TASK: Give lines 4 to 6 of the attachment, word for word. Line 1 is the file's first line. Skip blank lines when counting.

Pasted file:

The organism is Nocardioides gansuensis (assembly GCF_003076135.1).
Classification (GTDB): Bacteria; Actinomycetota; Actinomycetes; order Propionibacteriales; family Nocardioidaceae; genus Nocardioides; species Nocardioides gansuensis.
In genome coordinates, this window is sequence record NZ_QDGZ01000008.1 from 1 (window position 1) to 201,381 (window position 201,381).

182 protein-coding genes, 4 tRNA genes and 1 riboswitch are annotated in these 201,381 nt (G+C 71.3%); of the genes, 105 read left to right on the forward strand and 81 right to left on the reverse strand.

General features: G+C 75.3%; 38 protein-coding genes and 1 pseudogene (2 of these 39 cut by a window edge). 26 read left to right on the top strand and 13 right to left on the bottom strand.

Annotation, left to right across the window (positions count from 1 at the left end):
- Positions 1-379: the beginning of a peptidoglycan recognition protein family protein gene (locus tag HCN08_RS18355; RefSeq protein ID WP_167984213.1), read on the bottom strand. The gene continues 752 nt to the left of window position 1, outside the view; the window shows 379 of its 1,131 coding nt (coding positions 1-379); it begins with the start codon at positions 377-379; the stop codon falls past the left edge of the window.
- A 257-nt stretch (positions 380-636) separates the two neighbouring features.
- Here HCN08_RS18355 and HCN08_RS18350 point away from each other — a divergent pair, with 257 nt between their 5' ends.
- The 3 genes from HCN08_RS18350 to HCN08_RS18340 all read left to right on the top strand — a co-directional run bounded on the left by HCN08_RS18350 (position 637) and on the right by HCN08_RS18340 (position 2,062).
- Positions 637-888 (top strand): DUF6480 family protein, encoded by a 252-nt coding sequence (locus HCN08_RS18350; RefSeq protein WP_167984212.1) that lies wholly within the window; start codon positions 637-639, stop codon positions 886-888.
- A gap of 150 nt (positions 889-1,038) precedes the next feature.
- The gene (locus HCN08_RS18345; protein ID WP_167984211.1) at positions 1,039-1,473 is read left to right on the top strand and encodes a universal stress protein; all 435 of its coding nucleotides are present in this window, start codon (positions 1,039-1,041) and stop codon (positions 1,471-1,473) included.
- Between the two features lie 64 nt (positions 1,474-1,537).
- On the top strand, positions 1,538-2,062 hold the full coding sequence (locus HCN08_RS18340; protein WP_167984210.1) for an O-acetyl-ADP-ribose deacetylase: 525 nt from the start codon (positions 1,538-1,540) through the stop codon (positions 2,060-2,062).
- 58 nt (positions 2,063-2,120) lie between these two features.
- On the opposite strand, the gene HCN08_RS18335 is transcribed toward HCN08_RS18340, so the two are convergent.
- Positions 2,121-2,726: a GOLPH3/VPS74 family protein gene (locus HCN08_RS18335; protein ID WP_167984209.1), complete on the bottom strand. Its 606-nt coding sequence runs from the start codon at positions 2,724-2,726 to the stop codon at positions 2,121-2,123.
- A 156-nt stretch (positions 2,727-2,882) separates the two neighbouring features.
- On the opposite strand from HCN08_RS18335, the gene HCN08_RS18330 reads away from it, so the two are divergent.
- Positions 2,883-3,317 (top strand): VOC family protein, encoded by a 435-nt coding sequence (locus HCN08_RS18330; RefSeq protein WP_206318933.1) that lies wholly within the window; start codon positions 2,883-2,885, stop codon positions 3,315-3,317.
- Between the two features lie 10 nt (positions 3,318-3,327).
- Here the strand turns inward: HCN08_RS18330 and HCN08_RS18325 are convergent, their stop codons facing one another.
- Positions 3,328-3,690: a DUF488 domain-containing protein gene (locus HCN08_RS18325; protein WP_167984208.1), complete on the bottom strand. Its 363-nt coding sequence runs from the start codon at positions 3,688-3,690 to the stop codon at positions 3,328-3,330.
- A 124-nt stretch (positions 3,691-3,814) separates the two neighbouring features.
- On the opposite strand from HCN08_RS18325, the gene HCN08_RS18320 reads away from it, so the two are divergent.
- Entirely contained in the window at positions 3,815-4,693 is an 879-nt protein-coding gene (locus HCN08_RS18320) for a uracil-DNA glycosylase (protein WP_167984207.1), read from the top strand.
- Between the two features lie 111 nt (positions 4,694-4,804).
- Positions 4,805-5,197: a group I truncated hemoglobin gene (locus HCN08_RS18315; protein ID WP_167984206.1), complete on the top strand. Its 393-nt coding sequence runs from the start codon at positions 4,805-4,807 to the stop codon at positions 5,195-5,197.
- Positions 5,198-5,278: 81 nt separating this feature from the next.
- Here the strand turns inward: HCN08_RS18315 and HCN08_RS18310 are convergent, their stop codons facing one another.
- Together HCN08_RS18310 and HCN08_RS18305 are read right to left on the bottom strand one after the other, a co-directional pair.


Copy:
182 protein-coding genes, 4 tRNA genes and 1 riboswitch are annotated in these 201,381 nt (G+C 71.3%); of the genes, 105 read left to right on the forward strand and 81 right to left on the reverse strand.

General features: G+C 75.3%; 38 protein-coding genes and 1 pseudogene (2 of these 39 cut by a window edge). 26 read left to right on the top strand and 13 right to left on the bottom strand.

Annotation, left to right across the window (positions count from 1 at the left end):